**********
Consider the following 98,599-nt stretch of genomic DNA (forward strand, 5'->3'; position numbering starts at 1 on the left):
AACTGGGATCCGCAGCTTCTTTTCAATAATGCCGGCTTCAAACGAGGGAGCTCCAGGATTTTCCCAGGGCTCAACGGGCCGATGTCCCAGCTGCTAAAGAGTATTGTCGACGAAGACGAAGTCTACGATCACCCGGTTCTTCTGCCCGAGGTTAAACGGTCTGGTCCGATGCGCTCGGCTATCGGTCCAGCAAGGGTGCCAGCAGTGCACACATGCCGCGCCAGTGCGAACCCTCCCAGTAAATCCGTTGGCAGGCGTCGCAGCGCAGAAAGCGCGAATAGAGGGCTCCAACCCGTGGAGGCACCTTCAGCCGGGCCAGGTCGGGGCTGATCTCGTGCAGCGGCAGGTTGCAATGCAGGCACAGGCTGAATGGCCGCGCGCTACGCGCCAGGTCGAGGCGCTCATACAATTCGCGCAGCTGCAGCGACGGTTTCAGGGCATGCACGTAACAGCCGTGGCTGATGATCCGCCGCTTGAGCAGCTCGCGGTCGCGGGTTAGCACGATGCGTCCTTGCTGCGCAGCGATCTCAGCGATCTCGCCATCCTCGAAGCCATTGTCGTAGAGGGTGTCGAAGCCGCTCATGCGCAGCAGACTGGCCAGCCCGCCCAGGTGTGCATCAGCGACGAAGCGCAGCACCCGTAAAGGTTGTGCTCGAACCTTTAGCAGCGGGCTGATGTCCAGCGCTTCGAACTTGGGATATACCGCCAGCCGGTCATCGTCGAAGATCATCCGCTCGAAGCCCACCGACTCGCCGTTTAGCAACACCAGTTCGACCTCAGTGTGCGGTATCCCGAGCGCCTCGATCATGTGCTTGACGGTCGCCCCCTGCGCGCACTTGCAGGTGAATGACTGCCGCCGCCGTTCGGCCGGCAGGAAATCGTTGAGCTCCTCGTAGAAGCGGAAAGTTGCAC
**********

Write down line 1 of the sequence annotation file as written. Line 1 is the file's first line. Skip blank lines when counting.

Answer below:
Consider the following 98,599-nt stretch of genomic DNA (forward strand, 5'->3'; position numbering starts at 1 on the left):